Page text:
Born in Italy, Raffaele gained a full mark master degree in architecture at University of Naples “Federico II” in 1996. Since then he’s been exposed to international work experiences leading to the acquisition of a wide range of skills in the field of sustainable architecture, with particular attention to subjects like community empowerment, multiculturalism and sustainable development. He has worked as an architect in private practice and for the public sector, being enriched by a diversity of design and planning opportunities, always retaining focus on the design’s social responsibility to help improve the human condition.
Before moving to the UK in 2006, he also worked with the European Union on the creation and implementation of pilot projects aiming at the development of marginalised areas. The target of the actions was to capitalise on the specificity of local identities and to engage communities into a process of self-reinvention leading to a renewed sense of belonging to places and to the creation of sustainable micro-economies. These experiences offered Raffaele the opportunity to work within multi-disciplinary and highly creative environments, merging together visual arts, landscape design, architecture, urbanism, economic dynamics and political responses.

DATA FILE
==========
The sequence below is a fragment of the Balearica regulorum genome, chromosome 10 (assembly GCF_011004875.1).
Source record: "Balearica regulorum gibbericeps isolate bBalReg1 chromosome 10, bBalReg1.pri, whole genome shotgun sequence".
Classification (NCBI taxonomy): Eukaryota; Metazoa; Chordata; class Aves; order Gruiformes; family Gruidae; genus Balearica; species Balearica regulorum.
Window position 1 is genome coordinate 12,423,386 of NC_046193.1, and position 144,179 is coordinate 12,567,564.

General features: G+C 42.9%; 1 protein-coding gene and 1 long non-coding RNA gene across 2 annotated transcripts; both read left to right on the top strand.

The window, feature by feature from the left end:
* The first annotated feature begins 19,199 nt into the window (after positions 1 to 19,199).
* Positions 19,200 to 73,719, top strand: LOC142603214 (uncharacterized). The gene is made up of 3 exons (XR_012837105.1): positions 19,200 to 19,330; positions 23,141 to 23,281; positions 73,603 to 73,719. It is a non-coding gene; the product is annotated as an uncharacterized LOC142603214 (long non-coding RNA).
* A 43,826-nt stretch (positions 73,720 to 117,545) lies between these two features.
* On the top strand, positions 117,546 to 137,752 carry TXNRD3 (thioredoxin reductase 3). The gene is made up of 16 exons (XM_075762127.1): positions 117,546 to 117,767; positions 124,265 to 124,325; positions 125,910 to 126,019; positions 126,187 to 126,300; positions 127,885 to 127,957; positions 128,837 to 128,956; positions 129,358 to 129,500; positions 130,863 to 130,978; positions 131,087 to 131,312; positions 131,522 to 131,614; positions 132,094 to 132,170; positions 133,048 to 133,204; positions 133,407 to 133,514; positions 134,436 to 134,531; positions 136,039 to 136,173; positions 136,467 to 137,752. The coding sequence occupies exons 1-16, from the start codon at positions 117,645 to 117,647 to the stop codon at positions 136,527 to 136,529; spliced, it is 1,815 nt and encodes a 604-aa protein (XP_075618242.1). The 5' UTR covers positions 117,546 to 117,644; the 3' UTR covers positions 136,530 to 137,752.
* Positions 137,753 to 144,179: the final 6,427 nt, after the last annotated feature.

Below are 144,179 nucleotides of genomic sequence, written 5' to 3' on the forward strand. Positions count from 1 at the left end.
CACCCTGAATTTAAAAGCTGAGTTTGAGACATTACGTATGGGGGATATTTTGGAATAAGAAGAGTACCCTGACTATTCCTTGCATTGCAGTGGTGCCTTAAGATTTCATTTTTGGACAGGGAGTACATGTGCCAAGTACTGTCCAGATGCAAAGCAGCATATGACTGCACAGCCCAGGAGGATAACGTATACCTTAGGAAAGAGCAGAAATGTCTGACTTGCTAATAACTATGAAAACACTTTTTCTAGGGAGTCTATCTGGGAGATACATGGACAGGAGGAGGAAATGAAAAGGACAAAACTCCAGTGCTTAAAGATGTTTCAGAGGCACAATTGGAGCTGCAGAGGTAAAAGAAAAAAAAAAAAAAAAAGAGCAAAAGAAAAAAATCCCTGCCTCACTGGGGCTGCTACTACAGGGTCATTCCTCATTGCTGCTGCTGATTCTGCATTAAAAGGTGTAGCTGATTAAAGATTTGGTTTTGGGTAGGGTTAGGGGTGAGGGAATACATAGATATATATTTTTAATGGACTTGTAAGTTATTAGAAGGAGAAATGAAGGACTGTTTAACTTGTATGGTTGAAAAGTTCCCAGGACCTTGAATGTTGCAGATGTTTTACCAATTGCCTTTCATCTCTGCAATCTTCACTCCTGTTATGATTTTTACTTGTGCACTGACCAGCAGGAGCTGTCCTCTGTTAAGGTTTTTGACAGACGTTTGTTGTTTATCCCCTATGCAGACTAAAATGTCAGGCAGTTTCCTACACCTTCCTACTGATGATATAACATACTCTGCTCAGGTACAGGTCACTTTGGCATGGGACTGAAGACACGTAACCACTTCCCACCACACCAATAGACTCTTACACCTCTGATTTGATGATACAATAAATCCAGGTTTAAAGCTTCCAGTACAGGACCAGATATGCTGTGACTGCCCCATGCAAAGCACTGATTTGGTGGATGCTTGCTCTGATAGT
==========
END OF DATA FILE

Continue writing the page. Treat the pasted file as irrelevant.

In the UK, besides teaching architecture at the University of Strathclyde, he has worked as design director for major international firms before choosing to develop further his career in the public sector. He’s leading designer for major regenerative masterplans, public buildings and places whilst providing design advice to Glasgow City Council’s Planning Department on architecture and urban design matters. Raffaele is currently principal of masterplanning and implementation for City Deal/Glasgow.
After Gaza: the return of anti-semitism?
"Five debates a day sounds a bit daunting beforehand, but I really loved it. The speakers are so knowledgeable and passionate about their chosen topic, and the amount of time dedicated to questions from the audience was great as it really brought in alternative views."
Exeter University student